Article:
Asked on Feb 16, 2020

How can I make over a bathroom to be more suitable to the elderly?

FlipturnLaura CooperCynthia H
+6

Answered

How do I transform existing bathroom with a bath,shower and vanity into a very simple clean bathroom with only a shower (no screen) and a vanity.There is plenty of room but as it will mostly be used by an elderly couple it needs to be easy to use and clean,nothing going right to the floor and nothing to trip over.Perhaps a bench to sit on and place towels etc.The couple like simple lines and colours and there is good natural light from a full length high window.


9 answers
  • Dee
    on Feb 16, 2020

    I did just that, because we wanted a larger shower. Unless you are really good at tiling get a contractor. You need green board to use for tile, a bench should be ADA compliant, that is at least 14 inches wide and 16 inches high. Go to Floor and Decor or any tile place near you and look at the tiles and see what they would like.

  • Mogie
    on Feb 16, 2020

    When you take the tub out look into a walk in shower. They are only a few inches higher then the floor and they are a huge safety item. My dad can't climb over the tub wall anymore.

    Also a water proof chair to set in the shower would be nice. As well as bars to grab onto. Those will add a bit of stability in a bathroom. You want something stable someone can grab onto so they can catch themselves.

    You might even look into a motion sensing light you can plug into an outlet. That would provide light at night before someone can find the regular light switch.

    You might want towel racks to be at arm's level. And don't forget a dirty clothes basket and garbage can. I know they aren't the most attractive of items but having what you need close at hand is invaluable.

    If you are going to have any throw rugs in the bathroom you might want to put some elastic liner on the back of the rug. They sell these even at Walmart and will keep the rug from slipping about.

  • Gk
    on Feb 16, 2020

    Change out the tub for a walk in shower. If you have the room it could be wheelchair accessible. Make sure you have safety bars for holding on where you need them-close to shower/in shower and near toilet. You can buy vanities that mount on the wall with floor space underneath. Finding or making a bench will be the easy part! Many options out there. Big Box home improvement stores like Menards, Lowes, and Home Depot have many options for showers so you might have to do some exploring to find what meets your budget and space. There are many options that can just slip right into your space.

    Non slip mats to stand on would be helpful too.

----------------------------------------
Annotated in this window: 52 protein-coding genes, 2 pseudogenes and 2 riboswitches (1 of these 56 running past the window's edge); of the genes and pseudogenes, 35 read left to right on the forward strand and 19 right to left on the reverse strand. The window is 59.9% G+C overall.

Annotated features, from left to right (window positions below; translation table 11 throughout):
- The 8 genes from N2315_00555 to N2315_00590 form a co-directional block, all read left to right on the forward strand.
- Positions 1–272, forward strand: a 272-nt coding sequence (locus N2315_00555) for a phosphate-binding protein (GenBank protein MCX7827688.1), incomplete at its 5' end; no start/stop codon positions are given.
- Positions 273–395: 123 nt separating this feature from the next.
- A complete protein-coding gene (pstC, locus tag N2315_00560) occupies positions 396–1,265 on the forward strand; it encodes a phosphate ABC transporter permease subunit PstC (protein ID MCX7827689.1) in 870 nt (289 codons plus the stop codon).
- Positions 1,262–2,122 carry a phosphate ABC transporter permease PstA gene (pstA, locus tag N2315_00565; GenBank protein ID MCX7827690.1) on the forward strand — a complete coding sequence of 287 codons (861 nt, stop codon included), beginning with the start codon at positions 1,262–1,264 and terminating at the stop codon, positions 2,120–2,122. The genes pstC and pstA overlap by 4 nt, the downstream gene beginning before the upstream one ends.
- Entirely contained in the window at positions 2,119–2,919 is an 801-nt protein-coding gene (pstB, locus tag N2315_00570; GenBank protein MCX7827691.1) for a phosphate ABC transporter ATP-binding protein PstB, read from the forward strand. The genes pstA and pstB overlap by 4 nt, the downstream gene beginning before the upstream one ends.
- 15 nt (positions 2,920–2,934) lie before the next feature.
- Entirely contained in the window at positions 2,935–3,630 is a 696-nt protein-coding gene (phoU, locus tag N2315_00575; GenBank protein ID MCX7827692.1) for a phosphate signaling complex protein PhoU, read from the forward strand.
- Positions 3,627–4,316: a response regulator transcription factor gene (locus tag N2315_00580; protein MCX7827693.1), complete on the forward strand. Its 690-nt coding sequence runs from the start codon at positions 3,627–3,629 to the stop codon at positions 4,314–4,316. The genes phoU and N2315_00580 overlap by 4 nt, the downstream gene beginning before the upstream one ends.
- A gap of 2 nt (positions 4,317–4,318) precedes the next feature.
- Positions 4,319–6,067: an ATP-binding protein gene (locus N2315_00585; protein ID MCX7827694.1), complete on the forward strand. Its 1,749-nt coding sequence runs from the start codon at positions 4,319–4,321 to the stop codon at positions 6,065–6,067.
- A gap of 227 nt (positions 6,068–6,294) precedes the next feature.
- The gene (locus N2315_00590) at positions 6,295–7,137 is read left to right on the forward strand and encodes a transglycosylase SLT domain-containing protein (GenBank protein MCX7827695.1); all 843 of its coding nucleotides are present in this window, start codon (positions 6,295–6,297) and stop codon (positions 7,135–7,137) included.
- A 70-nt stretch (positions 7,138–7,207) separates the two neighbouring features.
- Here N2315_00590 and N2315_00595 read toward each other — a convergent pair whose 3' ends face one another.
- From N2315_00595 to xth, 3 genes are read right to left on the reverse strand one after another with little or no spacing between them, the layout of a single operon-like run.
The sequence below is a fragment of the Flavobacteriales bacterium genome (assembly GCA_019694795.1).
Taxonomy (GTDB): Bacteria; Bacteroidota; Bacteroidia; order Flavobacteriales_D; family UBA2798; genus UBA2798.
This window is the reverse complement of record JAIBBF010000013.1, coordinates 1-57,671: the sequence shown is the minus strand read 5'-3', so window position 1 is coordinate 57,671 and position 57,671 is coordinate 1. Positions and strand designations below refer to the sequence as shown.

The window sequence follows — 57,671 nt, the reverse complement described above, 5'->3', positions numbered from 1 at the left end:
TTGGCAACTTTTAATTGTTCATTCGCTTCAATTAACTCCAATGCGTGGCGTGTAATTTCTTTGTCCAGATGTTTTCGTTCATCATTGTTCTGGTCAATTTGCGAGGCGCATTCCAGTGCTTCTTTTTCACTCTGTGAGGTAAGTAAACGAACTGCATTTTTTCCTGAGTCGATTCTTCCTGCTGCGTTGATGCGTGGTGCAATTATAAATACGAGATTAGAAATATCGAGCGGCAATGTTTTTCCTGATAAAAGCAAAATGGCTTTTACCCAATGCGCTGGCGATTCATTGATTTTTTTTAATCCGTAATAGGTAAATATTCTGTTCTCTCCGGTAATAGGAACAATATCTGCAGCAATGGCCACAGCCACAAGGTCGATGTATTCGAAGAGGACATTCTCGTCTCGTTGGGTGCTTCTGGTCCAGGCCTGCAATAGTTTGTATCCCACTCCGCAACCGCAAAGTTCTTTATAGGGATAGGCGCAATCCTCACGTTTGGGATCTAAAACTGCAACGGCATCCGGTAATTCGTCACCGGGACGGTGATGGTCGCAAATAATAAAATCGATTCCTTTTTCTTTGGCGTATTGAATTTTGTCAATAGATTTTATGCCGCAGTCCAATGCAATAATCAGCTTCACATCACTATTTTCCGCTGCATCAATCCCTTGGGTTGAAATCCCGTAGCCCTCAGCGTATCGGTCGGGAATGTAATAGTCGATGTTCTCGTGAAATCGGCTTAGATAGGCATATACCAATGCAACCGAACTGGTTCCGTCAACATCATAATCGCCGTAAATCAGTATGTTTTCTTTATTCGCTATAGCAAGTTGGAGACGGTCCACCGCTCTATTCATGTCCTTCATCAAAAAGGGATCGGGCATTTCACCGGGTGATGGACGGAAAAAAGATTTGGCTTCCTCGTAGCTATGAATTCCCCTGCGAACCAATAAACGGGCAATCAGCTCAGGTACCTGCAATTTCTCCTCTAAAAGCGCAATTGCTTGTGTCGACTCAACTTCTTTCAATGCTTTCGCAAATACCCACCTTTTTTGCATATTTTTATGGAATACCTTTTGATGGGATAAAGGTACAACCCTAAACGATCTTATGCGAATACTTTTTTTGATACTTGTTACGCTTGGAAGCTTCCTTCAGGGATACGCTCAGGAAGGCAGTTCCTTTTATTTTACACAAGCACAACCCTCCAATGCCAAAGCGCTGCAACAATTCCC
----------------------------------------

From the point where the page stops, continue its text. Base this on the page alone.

• Kathy Gunter Law
    on Feb 17, 2020

    I agree with walk in shower. Be careful picking tile and get a slip resistant type. Large tile rather than small for a sleek look. Light color on the walls with white sink and toilet. Go with a high rise toilet. Think about hand rail placement. You might want to consider having a home health care worker chime in on the plans. My parents ‘ insurance provided one to give advice on the best way to configure their bathroom.

  • Cynthia H
    on Feb 17, 2020

    Hi! Just an added comment from a retired nurse. Minimize patterns on the floor. As we get older, depth perception along with other visual issues may come up. Busy patterns, heavy lines, etc. can be distracting and throw someone off balance when walking. No throw rugs at all is safest. Make sure everything is in reach. Plenty of non glare lighting for at night. A dusk to dawn nightlight helps. Handrails by the toilet, too. Good luck!

  • Laura Cooper
    on Feb 17, 2020

    Just a side note...... Showers require a different size drain pipe than a tub. This is one of the challenges we had to resolve to convert a tub to shower.

  • Flipturn
    29 minutes ago

    Good point from Laura.


    Often one of the biggest hurdles in converting a former tub to a walking shower is contending with the difference in height in the floor and the protrusion of the drain pipe after the bathtub structure is removed. Usually some amount of concrete work is required at this point to level the floor and to integrate it with the rest of the room.


    Unless you already have the requisite tools and previous knowledge with how to problem solve this dilemma, I would recommend you hire out for this portion of the job rather than diy.

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